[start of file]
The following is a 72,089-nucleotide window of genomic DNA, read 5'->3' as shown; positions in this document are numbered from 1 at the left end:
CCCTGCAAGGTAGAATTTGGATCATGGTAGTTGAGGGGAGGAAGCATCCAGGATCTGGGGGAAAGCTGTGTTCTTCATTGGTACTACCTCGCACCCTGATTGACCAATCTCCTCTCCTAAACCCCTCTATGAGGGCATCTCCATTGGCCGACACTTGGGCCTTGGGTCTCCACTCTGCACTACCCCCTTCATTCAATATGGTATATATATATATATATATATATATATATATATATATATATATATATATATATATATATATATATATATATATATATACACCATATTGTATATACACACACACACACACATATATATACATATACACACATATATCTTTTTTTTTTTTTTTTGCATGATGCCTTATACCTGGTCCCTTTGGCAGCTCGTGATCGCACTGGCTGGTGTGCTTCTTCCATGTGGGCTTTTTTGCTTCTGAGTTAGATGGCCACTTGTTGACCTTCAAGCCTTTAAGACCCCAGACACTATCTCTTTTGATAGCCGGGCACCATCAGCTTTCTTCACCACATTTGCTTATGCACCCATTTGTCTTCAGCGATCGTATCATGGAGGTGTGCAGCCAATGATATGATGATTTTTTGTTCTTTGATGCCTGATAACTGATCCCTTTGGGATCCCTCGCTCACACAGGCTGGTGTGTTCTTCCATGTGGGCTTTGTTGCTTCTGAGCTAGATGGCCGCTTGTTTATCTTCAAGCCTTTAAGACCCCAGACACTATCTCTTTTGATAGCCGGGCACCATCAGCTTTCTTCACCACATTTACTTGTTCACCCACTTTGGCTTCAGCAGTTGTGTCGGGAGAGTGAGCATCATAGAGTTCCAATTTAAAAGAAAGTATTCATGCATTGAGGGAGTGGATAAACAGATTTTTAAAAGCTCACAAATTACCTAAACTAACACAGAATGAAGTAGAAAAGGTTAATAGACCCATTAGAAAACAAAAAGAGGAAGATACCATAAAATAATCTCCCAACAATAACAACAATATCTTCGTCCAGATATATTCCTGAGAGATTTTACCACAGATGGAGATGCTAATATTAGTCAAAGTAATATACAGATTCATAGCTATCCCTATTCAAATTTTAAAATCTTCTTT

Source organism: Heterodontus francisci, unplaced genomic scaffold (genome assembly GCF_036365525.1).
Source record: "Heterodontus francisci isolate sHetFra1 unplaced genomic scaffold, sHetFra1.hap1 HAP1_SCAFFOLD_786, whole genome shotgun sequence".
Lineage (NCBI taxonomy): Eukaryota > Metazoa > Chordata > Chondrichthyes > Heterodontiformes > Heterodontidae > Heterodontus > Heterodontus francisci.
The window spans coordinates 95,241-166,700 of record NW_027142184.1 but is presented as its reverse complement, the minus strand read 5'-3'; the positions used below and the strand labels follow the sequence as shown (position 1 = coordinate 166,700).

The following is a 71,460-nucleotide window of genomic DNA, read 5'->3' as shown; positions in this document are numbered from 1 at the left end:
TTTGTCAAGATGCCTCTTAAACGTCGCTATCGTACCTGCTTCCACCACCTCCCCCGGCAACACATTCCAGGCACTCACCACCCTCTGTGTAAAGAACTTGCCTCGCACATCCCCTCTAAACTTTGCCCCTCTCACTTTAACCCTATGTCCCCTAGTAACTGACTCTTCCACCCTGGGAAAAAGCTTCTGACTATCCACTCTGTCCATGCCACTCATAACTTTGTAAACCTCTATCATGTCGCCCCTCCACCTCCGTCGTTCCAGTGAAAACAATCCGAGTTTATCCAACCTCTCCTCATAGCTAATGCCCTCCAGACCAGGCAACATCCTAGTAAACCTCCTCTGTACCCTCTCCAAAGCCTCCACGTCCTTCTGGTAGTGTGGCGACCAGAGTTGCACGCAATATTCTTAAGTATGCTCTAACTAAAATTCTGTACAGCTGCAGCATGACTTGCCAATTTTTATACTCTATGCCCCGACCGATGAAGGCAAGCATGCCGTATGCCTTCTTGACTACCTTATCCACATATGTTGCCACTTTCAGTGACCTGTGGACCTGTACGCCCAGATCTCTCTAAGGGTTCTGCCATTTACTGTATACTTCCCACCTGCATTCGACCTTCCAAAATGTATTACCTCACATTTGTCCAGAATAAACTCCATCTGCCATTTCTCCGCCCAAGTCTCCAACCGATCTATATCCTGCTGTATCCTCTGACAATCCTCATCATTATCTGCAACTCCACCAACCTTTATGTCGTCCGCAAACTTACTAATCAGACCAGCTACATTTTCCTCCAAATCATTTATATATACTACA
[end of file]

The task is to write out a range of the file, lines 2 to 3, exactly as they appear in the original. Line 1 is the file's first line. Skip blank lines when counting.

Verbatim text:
CCCTGCAAGGTAGAATTTGGATCATGGTAGTTGAGGGGAGGAAGCATCCAGGATCTGGGGGAAAGCTGTGTTCTTCATTGGTACTACCTCGCACCCTGATTGACCAATCTCCTCTCCTAAACCCCTCTATGAGGGCATCTCCATTGGCCGACACTTGGGCCTTGGGTCTCCACTCTGCACTACCCCCTTCATTCAATATGGTATATATATATATATATATATATATATATATATATATATATATATATATATATATATATATATATATATATATATATACACCATATTGTATATACACACACACACACACATATATATACATATACACACATATATCTTTTTTTTTTTTTTTTGCATGATGCCTTATACCTGGTCCCTTTGGCAGCTCGTGATCGCACTGGCTGGTGTGCTTCTTCCATGTGGGCTTTTTTGCTTCTGAGTTAGATGGCCACTTGTTGACCTTCAAGCCTTTAAGACCCCAGACACTATCTCTTTTGATAGCCGGGCACCATCAGCTTTCTTCACCACATTTGCTTATGCACCCATTTGTCTTCAGCGATCGTATCATGGAGGTGTGCAGCCAATGATATGATGATTTTTTGTTCTTTGATGCCTGATAACTGATCCCTTTGGGATCCCTCGCTCACACAGGCTGGTGTGTTCTTCCATGTGGGCTTTGTTGCTTCTGAGCTAGATGGCCGCTTGTTTATCTTCAAGCCTTTAAGACCCCAGACACTATCTCTTTTGATAGCCGGGCACCATCAGCTTTCTTCACCACATTTACTTGTTCACCCACTTTGGCTTCAGCAGTTGTGTCGGGAGAGTGAGCATCATAGAGTTCCAATTTAAAAGAAAGTATTCATGCATTGAGGGAGTGGATAAACAGATTTTTAAAAGCTCACAAATTACCTAAACTAACACAGAATGAAGTAGAAAAGGTTAATAGACCCATTAGAAAACAAAAAGAGGAAGATACCATAAAATAATCTCCCAACAATAACAACAATATCTTCGTCCAGATATATTCCTGAGAGATTTTACCACAGATGGAGATGCTAATATTAGTCAAAGTAATATACAGATTCATAGCTATCCCTATTCAAATTTTAAAATCTTCTTT

Source organism: Heterodontus francisci, unplaced genomic scaffold (genome assembly GCF_036365525.1).